The origanal Ghost Run on the Hampton and Shepperton were very popular as their was only one crew and you lived aboard the ship and good money could be earnt. However the Vortigan had three crews and on the 12 hours on 24 hour off system which meant you had to join at 0430 in the mornings (not very popular).
The Railways had some funny ways, and even though the Vortigern was the newest ship the lovely old SS Invicta on the Golden Arrow Service remained the Commodore ship for a few more years after.
As a crew member who served in many of the older Steamers she never really captured the great atmosphere that the old Railway Boats were noted for. That said, she was not a bad ship to work on and the Railways certinaly got their moneys worth out of the old Vortigern and with her they tried to catch up with Townsends albeit very slowly.

Best Regards

Yuge
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  #71  
Old 30th March 2007, 20:12
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Very nice for my opinion Was LEOPARDI of 70s. seen at Genoa 1986- and LA SUPERBA 2002.i was on her in 2002 ,here at Barcelona 2002.
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  #72  
Old 30th March 2007, 20:18
rstimaru rstimaru is offline  
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Northsea ferries gets my vote.The second would be Cal Mac
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  #73  
Old 7th April 2007, 05:30
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Locking Splice.

From reading your last entry, am I correct in thinking that you worked aboard the Hampton Ferry? I thought she was a great ship and often looked at her when she was up here on lay-up. (I was about 8) I've got a couple of photos of her somewhere in the outer harbour here, when I find them, I'll post them in the gallery.
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  #74  
Old 7th April 2007, 10:51
Locking Splice Locking Splice is offline  
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Hampton Ferry

Hi Coastie,

Yes I sailed in the Hampton a couple of times. They were good old Ships however the Shepperton was my favourite. I joined her as a Deck Boy in 1967 she was over 30 years old when I joined her however she had a lot of character and a proud war record. Entering and Departing port my job was up on the Bridge wing working the Engine Room Telegraphs. Sometimes you could be up their hours when the weather was bad especially trying to lock in at Dunkerque. I' ll never forget those old Chadburn Telegrapths, trying to hear the Caprtains orders and the reply bells ringing from the engine room above the howl of the wind. Because we lost an Anchor up in the Downs much of that summer was spent on the Ghost Run fitting in between the service ships during the middle of the night. This was very popular with the lads as we became a one crew ship and plenty of overtime. Our layby berth was out on number 5 berth on the Admirality Pier, now the site of one the Cruise Terminal berths.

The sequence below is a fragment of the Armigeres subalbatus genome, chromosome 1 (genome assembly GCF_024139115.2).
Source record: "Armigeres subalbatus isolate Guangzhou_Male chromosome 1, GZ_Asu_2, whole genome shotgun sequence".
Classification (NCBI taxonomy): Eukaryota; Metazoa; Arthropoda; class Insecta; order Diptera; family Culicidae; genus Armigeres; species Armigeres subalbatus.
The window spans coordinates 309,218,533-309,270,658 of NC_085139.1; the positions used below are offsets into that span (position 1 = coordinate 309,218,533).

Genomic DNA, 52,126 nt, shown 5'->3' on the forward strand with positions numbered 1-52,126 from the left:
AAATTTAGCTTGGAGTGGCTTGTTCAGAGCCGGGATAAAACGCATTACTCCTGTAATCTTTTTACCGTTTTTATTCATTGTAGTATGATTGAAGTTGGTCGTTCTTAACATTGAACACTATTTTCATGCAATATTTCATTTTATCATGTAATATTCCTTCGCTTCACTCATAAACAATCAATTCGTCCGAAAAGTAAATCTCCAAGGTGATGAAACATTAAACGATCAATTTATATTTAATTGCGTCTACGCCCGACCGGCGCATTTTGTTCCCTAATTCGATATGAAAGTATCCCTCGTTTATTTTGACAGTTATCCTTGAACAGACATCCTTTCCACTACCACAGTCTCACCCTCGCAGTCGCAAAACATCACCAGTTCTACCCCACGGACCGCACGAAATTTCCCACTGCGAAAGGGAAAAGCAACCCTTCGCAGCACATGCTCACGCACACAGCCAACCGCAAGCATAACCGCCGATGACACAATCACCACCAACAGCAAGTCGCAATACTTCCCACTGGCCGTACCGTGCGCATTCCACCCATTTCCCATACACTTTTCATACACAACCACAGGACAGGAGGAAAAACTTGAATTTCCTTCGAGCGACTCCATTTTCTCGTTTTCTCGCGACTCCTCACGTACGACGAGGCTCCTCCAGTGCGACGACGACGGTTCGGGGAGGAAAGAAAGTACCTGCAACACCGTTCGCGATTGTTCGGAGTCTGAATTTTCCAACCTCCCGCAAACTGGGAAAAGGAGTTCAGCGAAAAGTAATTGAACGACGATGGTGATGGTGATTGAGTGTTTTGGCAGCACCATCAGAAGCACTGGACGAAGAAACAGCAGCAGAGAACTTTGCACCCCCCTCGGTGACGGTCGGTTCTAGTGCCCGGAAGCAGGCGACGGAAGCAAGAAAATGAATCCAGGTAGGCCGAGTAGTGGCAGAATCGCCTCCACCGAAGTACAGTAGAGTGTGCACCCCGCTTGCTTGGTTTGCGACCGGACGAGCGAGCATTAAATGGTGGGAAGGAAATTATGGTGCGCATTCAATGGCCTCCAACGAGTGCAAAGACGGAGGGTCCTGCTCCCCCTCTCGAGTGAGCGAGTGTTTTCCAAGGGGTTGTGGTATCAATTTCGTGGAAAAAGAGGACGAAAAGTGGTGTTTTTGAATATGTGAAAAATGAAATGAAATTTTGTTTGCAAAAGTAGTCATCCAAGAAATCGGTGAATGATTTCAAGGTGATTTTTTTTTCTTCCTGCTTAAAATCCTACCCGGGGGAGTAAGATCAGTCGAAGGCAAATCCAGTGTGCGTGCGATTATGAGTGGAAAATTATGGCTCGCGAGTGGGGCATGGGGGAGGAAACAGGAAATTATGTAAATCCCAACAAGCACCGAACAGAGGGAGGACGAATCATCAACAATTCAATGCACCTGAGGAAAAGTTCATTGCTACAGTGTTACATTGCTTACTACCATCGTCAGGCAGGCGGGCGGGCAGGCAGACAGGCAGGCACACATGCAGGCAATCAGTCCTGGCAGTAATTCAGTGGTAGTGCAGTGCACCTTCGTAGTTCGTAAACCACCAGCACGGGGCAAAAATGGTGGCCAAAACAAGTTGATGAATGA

They were hard working ships and had good crews. Although many had been in her for some years, they had also served in Cable Ships, Salvage Tugs, Royal Navy, and Deep Sea, before finding their fiddlers green. Many had seen War Service.
We lived under the Train Deck right foward, and although the accomadation was sparten she was still cosy and comftable.
The smell of steam and oil was everywhere (beutiful) all the mooring gear was steam, she had capstans evervywhere, 4 on the Train Deck ( 2 foward 2 aft) 2 on the foc'sle, 2 on the top mooring deck aft.
As you know she was twin funnelled, and it was my job the polish her whistles, and god help you if they were not gleaming. Captain Bussy was the Master a nice old boy from the old school, he had come up through the hawse pipe to Captain. The Chief Officers I remember were a Mr Mike Bodiam and Mike Bates, and were decent chaps, while waiting in the locks they would often get the compass card out and help and test you for your steering ticket. Mike Forward was Second Mate, I would sail with him many years later when he was Master of the NF Tiger and I Bosun.
My Father after war service with Royal Navy in the Far East, returned home to join the Hampton Ferry in 1946 when she still had the heavy lifting gear fitted over the after end which could lift 84 tons.
Although I served in many ships both Foreign and Home trade, the Shepperton will always stand out as one of my favourites, a good old girl, lots of good memories.

Best Regards

Yuge
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  #75  
Old 25th July 2007, 11:31
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Altho i have limited experience and a bid bias (growing up with calmac) i have to say they have some good looking ships. Its a shme you asked for active ships cos i would have to co with the 1964 trio calmac had Columba (Hebridean princess), Clansman and Hebrides not to mention the Glen Sanox and the Suilven. As for modern ships i would say Caly isles, Loti, Isle of Lewis and my favourite Isle of Mull. Sorry for my my bias.


oh yeah P&O's St Ola quite good lookin too